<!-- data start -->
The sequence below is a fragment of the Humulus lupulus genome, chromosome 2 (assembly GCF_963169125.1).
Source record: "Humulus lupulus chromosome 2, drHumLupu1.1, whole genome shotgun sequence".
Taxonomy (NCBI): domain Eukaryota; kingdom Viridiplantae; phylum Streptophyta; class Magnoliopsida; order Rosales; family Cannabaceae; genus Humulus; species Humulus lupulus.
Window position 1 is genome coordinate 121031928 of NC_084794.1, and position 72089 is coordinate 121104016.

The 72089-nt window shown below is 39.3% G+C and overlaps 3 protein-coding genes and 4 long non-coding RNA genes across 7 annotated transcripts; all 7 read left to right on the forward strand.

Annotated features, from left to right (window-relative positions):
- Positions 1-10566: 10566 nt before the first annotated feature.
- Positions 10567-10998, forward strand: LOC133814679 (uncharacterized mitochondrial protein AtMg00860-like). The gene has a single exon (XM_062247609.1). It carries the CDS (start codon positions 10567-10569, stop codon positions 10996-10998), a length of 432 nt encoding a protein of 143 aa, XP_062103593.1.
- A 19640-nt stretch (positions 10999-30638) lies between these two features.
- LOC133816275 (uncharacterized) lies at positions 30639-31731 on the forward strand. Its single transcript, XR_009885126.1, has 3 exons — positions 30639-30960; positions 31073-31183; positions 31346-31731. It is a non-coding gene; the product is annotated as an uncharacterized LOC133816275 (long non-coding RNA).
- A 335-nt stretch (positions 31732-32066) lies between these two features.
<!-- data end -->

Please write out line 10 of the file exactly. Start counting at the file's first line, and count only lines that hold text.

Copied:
- LOC133816275 (uncharacterized) lies at positions 30639-31731 on the forward strand. Its single transcript, XR_009885126.1, has 3 exons — positions 30639-30960; positions 31073-31183; positions 31346-31731. It is a non-coding gene; the product is annotated as an uncharacterized LOC133816275 (long non-coding RNA).